They claim that anyone who believes that God exists knows that the human family began with one man, and that a wife, miraculously created from his own body and as unique and original a creation as Adam himself formed the first family. Though God’s creation of Eve was far from cloning, it is interesting to note that God’s own words say that he used Adams rib-bone and tissue to create Eve! The people who believe that cloning is ethical say this shows to us that God had to clone Adam to create Eve’s body structure.
The people opposed to cloning argue that they are not alone in their stand against it. Some of the most powerful people in the world have felt compelled to act against this threat. President Clinton swiftly imposed a ban on federal funding for human-cloning research. Bills were immediately put into the works in the House of Commons and all over the world to outlaw human-cloning which it takes to be a fundamentally evil thing that must be stopped. Even today many countries have made it illegal including Ireland, England and France.
The people against cloning even have the public on their side as was seen on the 10th March 1997 when Time magazine reported that a survey asking, “Cloning is it right,” found that 74% of the people interviewed thought it was wrong. The people against cloning claim that the physical damage that could be done if human cloning became a reality it is obvious when one looks at the sheer loss of life that occurred before the birth of Dolly. Less than 10% of the initial transfers survived to be healthy creatures.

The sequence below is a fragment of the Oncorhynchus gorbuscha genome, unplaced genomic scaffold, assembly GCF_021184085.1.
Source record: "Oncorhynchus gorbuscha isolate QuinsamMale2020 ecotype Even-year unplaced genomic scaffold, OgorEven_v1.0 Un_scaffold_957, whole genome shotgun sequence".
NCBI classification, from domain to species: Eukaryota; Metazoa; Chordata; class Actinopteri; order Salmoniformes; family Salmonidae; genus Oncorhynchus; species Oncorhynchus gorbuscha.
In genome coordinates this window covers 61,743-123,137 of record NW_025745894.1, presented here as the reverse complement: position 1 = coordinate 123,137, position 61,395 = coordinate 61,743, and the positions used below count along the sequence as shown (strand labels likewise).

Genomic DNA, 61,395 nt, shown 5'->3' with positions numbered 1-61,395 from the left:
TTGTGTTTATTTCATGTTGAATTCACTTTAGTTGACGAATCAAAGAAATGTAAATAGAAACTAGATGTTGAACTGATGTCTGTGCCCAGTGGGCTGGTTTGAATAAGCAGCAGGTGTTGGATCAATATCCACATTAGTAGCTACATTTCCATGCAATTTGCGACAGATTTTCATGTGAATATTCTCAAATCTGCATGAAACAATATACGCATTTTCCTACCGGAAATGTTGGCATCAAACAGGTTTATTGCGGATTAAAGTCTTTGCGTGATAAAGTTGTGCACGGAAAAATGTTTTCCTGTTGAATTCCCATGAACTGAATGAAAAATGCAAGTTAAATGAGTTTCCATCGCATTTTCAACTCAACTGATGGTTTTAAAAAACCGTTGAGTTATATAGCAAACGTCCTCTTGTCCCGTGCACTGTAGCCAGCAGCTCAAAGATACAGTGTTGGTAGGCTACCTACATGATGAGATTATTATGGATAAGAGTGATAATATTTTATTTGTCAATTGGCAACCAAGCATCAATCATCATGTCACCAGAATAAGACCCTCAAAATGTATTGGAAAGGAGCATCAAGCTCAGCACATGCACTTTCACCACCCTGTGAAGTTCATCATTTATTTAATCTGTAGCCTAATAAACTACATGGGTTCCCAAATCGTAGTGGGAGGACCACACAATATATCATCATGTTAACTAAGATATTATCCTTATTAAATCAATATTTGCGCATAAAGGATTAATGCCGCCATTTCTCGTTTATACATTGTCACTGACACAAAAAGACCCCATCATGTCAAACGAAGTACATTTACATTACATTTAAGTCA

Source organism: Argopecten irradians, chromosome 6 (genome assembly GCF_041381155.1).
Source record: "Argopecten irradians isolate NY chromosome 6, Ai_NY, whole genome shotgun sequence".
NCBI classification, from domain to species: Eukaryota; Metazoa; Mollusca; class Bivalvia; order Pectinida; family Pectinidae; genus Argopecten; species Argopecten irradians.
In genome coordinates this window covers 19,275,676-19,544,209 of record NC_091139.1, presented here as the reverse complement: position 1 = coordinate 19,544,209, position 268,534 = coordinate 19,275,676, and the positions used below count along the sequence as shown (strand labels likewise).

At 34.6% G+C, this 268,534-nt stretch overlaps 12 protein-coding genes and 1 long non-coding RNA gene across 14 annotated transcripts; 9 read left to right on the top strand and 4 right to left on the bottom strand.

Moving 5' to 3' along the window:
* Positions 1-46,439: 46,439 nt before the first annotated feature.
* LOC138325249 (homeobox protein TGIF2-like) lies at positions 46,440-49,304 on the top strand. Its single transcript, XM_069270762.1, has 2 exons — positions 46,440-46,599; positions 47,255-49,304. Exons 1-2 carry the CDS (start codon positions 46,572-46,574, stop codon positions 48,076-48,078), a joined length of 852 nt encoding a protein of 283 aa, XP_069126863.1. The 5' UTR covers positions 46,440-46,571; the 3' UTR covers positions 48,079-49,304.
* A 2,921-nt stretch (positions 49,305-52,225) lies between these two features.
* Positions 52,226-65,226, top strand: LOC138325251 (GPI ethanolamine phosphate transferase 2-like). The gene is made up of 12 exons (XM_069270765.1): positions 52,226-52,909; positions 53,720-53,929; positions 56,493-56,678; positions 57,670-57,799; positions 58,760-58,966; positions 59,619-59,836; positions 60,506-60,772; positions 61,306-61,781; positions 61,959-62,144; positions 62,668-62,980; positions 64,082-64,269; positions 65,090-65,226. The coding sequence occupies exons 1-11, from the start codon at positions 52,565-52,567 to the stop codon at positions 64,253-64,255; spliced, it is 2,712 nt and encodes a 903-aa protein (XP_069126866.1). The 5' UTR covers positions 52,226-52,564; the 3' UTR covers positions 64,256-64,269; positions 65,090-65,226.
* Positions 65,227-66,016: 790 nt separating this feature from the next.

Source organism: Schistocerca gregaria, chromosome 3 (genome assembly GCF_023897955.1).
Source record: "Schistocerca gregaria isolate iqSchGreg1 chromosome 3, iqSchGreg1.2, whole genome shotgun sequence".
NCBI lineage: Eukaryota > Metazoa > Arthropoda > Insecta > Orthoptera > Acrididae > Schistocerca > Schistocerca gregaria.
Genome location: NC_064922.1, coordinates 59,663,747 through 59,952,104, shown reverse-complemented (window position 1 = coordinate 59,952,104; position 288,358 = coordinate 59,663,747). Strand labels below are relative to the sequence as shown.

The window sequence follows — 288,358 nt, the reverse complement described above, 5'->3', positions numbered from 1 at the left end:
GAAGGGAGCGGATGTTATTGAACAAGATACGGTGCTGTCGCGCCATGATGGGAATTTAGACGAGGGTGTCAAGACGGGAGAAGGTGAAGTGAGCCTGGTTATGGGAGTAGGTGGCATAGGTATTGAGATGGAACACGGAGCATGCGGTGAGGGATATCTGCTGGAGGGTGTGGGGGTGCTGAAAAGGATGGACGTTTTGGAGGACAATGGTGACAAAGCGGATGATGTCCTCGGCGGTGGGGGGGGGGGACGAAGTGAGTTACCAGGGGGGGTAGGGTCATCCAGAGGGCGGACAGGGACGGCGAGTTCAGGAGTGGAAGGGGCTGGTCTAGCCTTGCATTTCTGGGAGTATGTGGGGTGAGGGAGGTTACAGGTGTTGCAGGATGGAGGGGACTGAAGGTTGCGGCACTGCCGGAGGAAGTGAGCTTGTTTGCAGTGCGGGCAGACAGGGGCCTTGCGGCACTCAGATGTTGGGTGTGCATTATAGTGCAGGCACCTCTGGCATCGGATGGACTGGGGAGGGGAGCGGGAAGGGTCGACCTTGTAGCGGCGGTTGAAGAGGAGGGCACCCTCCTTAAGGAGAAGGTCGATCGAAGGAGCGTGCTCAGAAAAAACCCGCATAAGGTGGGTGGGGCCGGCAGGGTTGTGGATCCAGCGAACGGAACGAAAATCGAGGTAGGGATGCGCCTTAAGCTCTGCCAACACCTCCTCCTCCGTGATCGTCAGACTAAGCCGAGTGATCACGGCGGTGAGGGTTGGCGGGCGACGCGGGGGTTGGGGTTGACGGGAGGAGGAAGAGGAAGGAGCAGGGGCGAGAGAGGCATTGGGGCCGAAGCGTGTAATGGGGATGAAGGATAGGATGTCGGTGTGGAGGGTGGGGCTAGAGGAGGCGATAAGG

There were 277 trial implants of nuclei, 19 of those were deemed healthy while the others were discarded. 5 of the 19 survived, but 4 of them died within 10 days of birth with sever abnormalities. Dolly was the only one to survive. Furthermore they claim that if those nuclei were human, “the cellular body count would look like sheer carnage. ” Another claim they make is that in addition to physical harms, there are worries about the psychological harms on cloned children. One of these is the loss of identity, or sense of individuality and uniqueness.
Many argue that cloning creates serious issues of identity and individuality and forces humans to consider the definition of self. Thus, leading to creation of genetically engineered groups of people for specific purposes and chances are that these individuals would be regarded as objects rather than people in the society. Furthermore the people who believe the argument against cloning primarily believe that cloning would intervene with the normal, “cycle of life. ” There would be large numbers of identical genes, which minimizes the chances of mutation, and in turn, evolution.
Life processes failing to evolve would result in untimely extinction of the human race. In conclusion, I would like to say that, as you have seen above, cloning could be used in various ways to benefit the lives of humans. It is inevitable that cloning, at some stage, will play an important, if not vital, part in our lives. Therefore it is about time in my opinion that society accepts this fact and lifts all constraints upon cloning so that more research can be carried out and help eliminate any risks associated with cloning.